Topical drug darkens human skin in a dish without UV

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Researchers in Boston have developed a class of small molecules that successfully penetrates and darkens human skin samples in the laboratory. The drug also generates protective tans in red-haired mice, which–like their human counterparts — are more susceptible to skin cancer via ultraviolet (UV) radiation. The molecule works by stimulating ...

What makes a mother risk her life to protect her ...

Biology
From birds to mammals, from fish to reptiles, the immediate reaction to an impending threat to the animal itself is usually to flee or to stop moving in an attempt to go unnoticed. However, when parents feel threatened in the presence of their young, their reaction is completely different: they ...

A plant-based diet boosts weight loss twice as effectively as ...

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WASHINGTON–All calories may not be created equal, at least when it comes to utilizing dietary patterns for weight loss. A new controlled study published in the Journal of the American College of Nutrition finds a plant-based vegetarian diet leads to greater weight loss compared to a calorie-equivalent diabetes diet. A ...

Where cigarette smoking’s damage is done… down to your DNA

Medicine
Scientists have known for decades that smoking cigarettes causes DNA damage, which leads to lung cancer. Now, for the first time, UNC School of Medicine scientists created a method for effectively mapping that DNA damage at high resolution across the genome. The innovation comes from the laboratory of Nobel laureate ...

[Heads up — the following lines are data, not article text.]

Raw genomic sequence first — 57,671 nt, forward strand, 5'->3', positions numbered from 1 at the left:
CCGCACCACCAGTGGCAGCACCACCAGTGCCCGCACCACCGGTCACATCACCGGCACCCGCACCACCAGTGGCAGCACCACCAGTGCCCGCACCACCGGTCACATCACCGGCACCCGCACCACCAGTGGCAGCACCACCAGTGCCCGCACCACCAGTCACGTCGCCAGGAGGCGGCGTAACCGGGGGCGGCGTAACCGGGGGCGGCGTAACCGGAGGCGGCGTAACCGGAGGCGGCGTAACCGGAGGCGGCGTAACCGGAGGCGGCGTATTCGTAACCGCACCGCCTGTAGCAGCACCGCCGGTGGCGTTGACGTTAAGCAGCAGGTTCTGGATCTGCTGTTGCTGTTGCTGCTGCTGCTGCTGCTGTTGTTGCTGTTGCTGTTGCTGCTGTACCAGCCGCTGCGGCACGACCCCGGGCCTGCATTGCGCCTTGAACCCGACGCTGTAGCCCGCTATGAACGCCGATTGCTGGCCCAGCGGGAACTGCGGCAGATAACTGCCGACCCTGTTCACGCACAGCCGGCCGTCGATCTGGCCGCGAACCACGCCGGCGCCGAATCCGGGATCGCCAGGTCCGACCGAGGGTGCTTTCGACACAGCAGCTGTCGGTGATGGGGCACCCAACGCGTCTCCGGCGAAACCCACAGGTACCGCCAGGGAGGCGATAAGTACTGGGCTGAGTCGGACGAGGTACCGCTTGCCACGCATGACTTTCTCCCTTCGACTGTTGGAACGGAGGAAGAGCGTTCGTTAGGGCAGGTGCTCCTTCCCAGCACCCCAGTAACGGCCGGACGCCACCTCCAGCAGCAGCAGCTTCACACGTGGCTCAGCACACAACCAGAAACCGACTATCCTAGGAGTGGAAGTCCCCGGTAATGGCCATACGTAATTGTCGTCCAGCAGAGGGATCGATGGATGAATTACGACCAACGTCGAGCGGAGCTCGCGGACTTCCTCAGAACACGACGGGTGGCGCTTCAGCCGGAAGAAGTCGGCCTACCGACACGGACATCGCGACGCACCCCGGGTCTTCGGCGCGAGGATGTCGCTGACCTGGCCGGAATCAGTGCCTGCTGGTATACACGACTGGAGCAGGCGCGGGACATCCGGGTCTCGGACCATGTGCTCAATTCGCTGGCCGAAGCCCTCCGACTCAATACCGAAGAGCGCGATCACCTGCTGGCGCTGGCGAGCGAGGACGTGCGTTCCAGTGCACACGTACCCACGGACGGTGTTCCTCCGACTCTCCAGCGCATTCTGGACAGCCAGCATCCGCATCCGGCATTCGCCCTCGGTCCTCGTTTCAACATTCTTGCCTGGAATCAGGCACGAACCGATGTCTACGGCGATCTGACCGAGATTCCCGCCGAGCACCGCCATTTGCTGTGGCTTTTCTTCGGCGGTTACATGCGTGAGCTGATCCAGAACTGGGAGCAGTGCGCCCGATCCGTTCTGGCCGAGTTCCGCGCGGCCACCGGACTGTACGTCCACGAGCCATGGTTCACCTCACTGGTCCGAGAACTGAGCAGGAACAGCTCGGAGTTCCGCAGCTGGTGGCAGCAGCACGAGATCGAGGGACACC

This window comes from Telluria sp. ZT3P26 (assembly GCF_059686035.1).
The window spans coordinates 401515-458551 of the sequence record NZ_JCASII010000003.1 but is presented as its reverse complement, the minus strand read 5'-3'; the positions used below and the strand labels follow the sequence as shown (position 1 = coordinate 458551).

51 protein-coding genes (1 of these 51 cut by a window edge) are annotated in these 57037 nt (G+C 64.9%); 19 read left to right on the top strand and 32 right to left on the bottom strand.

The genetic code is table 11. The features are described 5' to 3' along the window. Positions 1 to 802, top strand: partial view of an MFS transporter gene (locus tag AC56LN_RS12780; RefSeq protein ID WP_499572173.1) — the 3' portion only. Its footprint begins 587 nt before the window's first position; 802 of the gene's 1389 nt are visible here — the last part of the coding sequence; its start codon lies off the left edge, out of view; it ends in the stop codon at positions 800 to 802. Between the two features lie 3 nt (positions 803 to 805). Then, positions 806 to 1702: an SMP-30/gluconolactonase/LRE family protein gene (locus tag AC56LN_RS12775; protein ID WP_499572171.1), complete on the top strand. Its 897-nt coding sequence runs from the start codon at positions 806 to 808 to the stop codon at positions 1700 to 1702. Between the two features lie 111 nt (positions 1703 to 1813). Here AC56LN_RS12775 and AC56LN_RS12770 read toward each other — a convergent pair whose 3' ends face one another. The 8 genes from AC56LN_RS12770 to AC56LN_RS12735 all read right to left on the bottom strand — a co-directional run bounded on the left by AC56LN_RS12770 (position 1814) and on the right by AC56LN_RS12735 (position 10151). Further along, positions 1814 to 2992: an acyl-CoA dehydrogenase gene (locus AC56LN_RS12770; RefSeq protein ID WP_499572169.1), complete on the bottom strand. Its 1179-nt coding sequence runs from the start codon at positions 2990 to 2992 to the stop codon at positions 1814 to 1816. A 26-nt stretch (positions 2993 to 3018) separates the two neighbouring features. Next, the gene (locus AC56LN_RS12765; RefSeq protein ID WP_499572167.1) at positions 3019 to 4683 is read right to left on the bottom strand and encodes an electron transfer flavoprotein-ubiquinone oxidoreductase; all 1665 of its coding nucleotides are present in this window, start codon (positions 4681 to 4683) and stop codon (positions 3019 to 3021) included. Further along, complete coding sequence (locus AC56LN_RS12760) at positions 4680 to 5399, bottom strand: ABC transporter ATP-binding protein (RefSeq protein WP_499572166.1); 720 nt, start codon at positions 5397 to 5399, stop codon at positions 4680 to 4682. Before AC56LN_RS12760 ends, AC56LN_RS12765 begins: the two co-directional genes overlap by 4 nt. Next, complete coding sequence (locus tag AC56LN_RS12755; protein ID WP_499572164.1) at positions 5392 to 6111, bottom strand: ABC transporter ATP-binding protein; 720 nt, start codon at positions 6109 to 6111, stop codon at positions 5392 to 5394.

ALMA Observes Birth Cry of a Massive Baby Star

Astronomy
An international research team used the Atacama Large Millimeter-submillimeter Array (ALMA) to determine how the enigmatic gas flow from a massive baby star is launched. The astronomers observed the baby star and obtained clear evidence of rotation in the outflow. The motion and the shape of the outflow indicate that ...

Short duration of breastfeeding and maternal obesity linked to fatty ...

Medicine
Amsterdam, The Netherlands, June 12, 2017 – Infants who were breastfed for less than six months before starting infant formula milk and infants who had mothers who were obese at the start of pregnancy, were much more likely to develop nonalcoholic fatty liver disease (NAFLD) as adolescents, according to a ...

Hubble applauds waltzing dwarfs

Astronomy
This seemingly unspectacular series of dots with varying distances between them actually shows the slow waltz of two brown dwarfs. The image is a stack of 12 images made over the course of three years with the NASA/ESA Hubble Space Telescope. Using high-precision astrometry, an Italian-led team of astronomers tracked ...

Unprofitable subsidiaries becoming new tax haven for multinational corporations

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Multinational corporations are moving income from their profitable, high-tax subsidiaries into unprofitable ones to save money on taxes, a University of Waterloo study has found. The study’s findings shed light on a tax planning strategy that is not currently focused on by governments, which tend to focus their efforts on ...
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  • Tons of gull poop mess up nearby water June 23, 2017
    At least 1.4 million seagulls feed at landfills across North America and that’s a big threat to the health of nearby waters. “We estimate these gulls transport and deposit an extra 240 tons of nitrogen and 39 tons of phosphorus into nearby lakes or reservoirs in North America each year through their feces,” says lead […]
  • Saving energy at home may make us think ‘I’ve done enough’ June 20, 2017
    People who report working to save energy in their own lives may be less likely to support government action on energy-use reduction and sustainability, a new study suggests. Following the shutdown of the Fukushima power plant, which endured one of the worst nuclear accidents in history in 2011 due to a 9.0 magnitude earthquake and […]